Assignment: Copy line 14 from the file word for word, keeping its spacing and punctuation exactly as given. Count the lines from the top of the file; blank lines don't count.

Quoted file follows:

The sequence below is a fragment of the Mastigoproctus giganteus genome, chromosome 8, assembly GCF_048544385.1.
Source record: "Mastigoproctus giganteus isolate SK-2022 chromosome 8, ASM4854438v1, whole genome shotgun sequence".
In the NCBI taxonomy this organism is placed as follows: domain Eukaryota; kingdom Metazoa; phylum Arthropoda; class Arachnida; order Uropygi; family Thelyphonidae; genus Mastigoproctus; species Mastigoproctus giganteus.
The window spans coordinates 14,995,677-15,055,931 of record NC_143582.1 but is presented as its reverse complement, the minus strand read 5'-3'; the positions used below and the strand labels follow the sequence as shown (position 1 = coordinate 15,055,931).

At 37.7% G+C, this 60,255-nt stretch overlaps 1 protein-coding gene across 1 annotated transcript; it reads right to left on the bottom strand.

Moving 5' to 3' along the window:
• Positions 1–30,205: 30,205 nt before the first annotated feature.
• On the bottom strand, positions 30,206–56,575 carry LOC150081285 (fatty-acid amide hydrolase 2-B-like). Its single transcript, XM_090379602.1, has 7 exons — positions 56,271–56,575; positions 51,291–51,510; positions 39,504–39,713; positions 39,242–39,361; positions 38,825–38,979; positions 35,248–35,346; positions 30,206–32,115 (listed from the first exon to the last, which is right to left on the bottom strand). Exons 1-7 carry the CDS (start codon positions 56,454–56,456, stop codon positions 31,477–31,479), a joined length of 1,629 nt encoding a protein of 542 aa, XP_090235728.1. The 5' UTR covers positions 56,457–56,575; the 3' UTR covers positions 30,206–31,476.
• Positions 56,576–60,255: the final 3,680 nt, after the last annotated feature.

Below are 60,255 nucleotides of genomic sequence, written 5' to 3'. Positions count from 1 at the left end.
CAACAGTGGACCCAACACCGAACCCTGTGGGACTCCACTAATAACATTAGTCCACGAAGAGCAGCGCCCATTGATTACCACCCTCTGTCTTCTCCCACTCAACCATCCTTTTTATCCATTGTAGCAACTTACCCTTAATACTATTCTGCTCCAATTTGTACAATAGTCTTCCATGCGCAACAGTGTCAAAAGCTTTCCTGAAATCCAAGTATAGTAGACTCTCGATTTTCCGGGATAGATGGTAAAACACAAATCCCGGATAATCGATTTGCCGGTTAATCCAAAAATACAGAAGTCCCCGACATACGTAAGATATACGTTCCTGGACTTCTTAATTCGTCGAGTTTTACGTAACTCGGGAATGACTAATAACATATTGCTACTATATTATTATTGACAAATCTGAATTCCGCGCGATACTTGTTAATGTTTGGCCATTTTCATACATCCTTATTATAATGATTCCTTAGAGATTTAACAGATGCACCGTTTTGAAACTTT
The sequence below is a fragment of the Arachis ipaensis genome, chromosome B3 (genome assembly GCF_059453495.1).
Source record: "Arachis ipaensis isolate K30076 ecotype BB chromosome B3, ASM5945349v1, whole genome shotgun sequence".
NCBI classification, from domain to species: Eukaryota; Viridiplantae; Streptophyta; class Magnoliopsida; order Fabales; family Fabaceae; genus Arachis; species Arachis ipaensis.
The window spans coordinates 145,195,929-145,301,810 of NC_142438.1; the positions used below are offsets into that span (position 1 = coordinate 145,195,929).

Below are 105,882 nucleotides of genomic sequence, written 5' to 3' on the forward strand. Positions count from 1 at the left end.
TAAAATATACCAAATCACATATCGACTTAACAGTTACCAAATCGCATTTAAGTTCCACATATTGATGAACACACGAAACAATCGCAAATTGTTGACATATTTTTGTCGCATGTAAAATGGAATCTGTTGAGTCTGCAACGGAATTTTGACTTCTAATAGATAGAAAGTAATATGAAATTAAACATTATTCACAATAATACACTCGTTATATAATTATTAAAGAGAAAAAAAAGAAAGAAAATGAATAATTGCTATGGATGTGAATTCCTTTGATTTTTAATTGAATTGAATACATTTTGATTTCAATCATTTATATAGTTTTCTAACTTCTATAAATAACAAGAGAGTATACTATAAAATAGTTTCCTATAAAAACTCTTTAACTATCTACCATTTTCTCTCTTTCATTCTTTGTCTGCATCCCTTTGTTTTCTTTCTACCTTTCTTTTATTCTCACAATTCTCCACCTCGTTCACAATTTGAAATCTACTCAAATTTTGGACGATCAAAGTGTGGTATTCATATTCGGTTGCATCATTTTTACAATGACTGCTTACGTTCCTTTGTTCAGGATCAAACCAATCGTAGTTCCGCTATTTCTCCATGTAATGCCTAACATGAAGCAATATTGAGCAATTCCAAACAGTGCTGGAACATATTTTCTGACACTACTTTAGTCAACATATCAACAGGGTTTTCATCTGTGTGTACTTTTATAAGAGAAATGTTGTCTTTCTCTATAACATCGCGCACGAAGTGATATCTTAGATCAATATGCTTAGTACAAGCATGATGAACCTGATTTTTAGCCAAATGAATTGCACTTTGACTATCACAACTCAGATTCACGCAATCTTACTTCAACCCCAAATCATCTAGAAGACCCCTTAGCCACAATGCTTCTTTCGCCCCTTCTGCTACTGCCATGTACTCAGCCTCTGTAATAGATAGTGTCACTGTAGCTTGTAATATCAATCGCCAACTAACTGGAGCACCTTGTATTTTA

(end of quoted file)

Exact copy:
NCBI classification, from domain to species: Eukaryota; Viridiplantae; Streptophyta; class Magnoliopsida; order Fabales; family Fabaceae; genus Arachis; species Arachis ipaensis.